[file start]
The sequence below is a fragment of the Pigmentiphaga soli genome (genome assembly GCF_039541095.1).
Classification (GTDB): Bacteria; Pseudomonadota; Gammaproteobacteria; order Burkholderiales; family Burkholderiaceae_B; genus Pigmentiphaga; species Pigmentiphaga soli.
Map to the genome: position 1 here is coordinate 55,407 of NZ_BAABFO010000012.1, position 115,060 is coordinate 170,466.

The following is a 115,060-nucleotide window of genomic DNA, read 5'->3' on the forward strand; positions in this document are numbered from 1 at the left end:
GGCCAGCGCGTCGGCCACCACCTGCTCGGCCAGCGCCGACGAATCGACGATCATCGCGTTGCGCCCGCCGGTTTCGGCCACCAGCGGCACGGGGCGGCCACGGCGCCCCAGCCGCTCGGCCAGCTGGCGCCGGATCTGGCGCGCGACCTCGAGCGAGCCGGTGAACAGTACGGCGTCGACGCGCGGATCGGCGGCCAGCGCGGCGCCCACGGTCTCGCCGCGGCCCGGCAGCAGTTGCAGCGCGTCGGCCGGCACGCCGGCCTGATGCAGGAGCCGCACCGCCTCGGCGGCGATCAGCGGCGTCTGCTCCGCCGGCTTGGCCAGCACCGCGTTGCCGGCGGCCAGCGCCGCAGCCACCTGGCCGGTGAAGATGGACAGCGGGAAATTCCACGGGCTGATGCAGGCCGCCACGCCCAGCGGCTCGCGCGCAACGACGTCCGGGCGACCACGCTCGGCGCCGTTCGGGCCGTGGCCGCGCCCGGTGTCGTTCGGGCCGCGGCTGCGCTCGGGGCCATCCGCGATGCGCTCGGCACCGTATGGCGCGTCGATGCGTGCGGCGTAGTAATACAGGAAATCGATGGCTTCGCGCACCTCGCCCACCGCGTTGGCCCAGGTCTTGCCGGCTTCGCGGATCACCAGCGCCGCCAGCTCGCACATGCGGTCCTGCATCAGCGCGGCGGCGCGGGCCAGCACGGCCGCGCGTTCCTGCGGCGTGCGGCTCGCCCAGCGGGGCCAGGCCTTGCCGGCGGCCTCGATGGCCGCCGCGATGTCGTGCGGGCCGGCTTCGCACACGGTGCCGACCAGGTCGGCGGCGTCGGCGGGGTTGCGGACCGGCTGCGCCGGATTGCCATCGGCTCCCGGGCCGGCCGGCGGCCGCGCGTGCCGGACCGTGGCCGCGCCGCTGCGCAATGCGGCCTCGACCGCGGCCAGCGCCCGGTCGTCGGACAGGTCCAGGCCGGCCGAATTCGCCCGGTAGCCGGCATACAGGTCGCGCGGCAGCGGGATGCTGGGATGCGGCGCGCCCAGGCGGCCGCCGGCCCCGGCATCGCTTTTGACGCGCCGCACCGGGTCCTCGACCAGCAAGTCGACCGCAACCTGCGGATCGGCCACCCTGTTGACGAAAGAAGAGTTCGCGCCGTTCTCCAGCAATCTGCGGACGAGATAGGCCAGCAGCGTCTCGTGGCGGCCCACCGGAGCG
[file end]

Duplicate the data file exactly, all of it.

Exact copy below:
The sequence below is a fragment of the Pigmentiphaga soli genome (genome assembly GCF_039541095.1).
Classification (GTDB): Bacteria; Pseudomonadota; Gammaproteobacteria; order Burkholderiales; family Burkholderiaceae_B; genus Pigmentiphaga; species Pigmentiphaga soli.
Map to the genome: position 1 here is coordinate 55,407 of NZ_BAABFO010000012.1, position 115,060 is coordinate 170,466.

The following is a 115,060-nucleotide window of genomic DNA, read 5'->3' on the forward strand; positions in this document are numbered from 1 at the left end:
GGCCAGCGCGTCGGCCACCACCTGCTCGGCCAGCGCCGACGAATCGACGATCATCGCGTTGCGCCCGCCGGTTTCGGCCACCAGCGGCACGGGGCGGCCACGGCGCCCCAGCCGCTCGGCCAGCTGGCGCCGGATCTGGCGCGCGACCTCGAGCGAGCCGGTGAACAGTACGGCGTCGACGCGCGGATCGGCGGCCAGCGCGGCGCCCACGGTCTCGCCGCGGCCCGGCAGCAGTTGCAGCGCGTCGGCCGGCACGCCGGCCTGATGCAGGAGCCGCACCGCCTCGGCGGCGATCAGCGGCGTCTGCTCCGCCGGCTTGGCCAGCACCGCGTTGCCGGCGGCCAGCGCCGCAGCCACCTGGCCGGTGAAGATGGACAGCGGGAAATTCCACGGGCTGATGCAGGCCGCCACGCCCAGCGGCTCGCGCGCAACGACGTCCGGGCGACCACGCTCGGCGCCGTTCGGGCCGTGGCCGCGCCCGGTGTCGTTCGGGCCGCGGCTGCGCTCGGGGCCATCCGCGATGCGCTCGGCACCGTATGGCGCGTCGATGCGTGCGGCGTAGTAATACAGGAAATCGATGGCTTCGCGCACCTCGCCCACCGCGTTGGCCCAGGTCTTGCCGGCTTCGCGGATCACCAGCGCCGCCAGCTCGCACATGCGGTCCTGCATCAGCGCGGCGGCGCGGGCCAGCACGGCCGCGCGTTCCTGCGGCGTGCGGCTCGCCCAGCGGGGCCAGGCCTTGCCGGCGGCCTCGATGGCCGCCGCGATGTCGTGCGGGCCGGCTTCGCACACGGTGCCGACCAGGTCGGCGGCGTCGGCGGGGTTGCGGACCGGCTGCGCCGGATTGCCATCGGCTCCCGGGCCGGCCGGCGGCCGCGCGTGCCGGACCGTGGCCGCGCCGCTGCGCAATGCGGCCTCGACCGCGGCCAGCGCCCGGTCGTCGGACAGGTCCAGGCCGGCCGAATTCGCCCGGTAGCCGGCATACAGGTCGCGCGGCAGCGGGATGCTGGGATGCGGCGCGCCCAGGCGGCCGCCGGCCCCGGCATCGCTTTTGACGCGCCGCACCGGGTCCTCGACCAGCAAGTCGACCGCAACCTGCGGATCGGCCACCCTGTTGACGAAAGAAGAGTTCGCGCCGTTCTCCAGCAATCTGCGGACGAGATAGGCCAGCAGCGTCTCGTGGCGGCCCACCGGAGCG